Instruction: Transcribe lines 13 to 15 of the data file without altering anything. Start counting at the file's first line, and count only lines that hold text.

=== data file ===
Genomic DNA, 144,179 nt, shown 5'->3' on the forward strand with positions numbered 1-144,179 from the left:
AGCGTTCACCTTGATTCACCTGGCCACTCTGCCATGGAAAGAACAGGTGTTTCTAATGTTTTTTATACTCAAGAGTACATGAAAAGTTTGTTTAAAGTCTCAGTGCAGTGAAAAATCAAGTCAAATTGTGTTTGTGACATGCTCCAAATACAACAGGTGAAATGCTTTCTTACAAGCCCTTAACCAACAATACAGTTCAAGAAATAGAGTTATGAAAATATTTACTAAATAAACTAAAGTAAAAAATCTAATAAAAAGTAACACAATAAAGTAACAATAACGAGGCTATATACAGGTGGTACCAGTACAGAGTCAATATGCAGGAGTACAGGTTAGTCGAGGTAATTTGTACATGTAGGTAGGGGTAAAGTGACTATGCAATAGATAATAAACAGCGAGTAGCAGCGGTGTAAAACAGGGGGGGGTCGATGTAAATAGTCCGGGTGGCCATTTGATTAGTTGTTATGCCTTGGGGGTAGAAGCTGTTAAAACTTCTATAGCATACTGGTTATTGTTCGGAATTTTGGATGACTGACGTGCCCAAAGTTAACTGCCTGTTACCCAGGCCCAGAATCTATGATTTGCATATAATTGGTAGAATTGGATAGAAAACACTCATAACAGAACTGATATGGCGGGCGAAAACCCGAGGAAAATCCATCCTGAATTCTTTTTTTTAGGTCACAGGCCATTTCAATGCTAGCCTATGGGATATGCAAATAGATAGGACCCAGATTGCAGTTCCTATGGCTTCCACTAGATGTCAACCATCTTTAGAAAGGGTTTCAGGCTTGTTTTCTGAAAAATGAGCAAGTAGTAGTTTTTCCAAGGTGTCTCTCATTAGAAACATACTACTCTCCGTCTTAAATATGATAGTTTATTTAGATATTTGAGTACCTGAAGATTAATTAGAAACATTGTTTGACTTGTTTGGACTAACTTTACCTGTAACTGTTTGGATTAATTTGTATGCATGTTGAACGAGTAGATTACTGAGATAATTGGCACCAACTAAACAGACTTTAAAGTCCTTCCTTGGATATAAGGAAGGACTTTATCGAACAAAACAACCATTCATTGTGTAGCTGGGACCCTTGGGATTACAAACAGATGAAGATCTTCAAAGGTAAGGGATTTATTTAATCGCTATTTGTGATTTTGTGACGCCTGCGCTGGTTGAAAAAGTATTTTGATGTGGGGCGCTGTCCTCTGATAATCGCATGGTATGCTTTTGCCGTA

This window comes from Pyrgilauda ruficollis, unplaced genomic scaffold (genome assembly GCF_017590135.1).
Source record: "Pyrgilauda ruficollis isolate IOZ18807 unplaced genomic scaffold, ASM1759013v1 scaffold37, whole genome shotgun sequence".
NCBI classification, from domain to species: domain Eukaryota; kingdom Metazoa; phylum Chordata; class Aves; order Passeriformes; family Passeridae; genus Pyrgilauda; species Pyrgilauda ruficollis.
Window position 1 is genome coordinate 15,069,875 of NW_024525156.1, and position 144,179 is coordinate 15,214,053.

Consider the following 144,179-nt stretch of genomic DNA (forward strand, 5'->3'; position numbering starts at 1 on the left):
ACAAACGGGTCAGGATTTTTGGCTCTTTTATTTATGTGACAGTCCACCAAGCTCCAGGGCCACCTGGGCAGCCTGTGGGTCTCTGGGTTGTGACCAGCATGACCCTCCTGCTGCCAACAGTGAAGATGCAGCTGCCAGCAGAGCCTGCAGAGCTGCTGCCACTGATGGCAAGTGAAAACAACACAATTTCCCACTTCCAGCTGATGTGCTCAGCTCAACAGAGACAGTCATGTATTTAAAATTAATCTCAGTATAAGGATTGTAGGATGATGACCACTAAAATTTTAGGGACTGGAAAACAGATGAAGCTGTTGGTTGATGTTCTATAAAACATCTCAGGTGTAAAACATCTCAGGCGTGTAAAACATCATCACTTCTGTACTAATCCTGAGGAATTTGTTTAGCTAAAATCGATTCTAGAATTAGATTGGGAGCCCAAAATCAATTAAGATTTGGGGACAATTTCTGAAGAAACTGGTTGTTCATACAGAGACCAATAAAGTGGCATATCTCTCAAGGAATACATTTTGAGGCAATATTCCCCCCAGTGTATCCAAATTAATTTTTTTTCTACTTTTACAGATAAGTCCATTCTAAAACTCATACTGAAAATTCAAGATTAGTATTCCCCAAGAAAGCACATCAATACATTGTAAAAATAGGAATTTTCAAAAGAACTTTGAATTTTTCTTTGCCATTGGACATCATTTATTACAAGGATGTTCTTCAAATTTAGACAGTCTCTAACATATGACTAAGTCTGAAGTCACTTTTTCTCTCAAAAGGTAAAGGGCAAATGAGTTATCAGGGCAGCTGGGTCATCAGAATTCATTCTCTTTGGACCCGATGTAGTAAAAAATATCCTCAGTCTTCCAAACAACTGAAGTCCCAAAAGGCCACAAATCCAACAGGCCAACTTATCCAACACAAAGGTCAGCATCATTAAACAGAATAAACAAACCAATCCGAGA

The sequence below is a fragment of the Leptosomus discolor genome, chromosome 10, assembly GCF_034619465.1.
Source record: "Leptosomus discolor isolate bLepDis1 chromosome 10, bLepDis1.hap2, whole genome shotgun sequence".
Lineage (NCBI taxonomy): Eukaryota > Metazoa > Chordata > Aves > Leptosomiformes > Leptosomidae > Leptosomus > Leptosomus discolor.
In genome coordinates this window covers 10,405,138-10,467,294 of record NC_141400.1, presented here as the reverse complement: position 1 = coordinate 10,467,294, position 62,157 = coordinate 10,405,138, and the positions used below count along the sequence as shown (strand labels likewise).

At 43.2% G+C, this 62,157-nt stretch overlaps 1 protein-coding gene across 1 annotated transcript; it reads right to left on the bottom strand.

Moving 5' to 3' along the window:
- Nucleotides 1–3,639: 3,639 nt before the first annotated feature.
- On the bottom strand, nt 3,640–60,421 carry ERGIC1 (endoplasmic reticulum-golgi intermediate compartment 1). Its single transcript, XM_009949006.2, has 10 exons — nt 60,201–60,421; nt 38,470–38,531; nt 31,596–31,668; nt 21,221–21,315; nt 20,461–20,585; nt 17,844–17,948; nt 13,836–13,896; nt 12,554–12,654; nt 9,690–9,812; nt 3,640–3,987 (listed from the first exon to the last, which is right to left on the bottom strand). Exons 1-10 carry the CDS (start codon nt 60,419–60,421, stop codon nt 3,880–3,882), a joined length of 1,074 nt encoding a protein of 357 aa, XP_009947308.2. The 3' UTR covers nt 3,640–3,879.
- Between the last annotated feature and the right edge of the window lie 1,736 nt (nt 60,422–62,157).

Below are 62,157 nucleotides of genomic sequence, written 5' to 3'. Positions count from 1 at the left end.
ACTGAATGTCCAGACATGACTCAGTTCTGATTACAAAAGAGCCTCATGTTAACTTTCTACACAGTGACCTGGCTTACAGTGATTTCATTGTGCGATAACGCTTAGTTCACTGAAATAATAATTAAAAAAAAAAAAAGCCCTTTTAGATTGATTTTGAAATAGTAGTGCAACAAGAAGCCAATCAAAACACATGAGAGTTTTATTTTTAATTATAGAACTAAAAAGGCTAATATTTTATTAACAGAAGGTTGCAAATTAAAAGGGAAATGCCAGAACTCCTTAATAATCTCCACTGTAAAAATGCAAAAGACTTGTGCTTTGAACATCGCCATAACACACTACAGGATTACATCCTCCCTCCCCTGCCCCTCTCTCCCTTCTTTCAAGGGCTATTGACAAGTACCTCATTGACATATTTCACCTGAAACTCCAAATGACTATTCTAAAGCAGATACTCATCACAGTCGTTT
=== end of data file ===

At 43.2% G+C, this 62,157-nt stretch overlaps 1 protein-coding gene across 1 annotated transcript; it reads right to left on the bottom strand.

Moving 5' to 3' along the window:
- Nucleotides 1–3,639: 3,639 nt before the first annotated feature.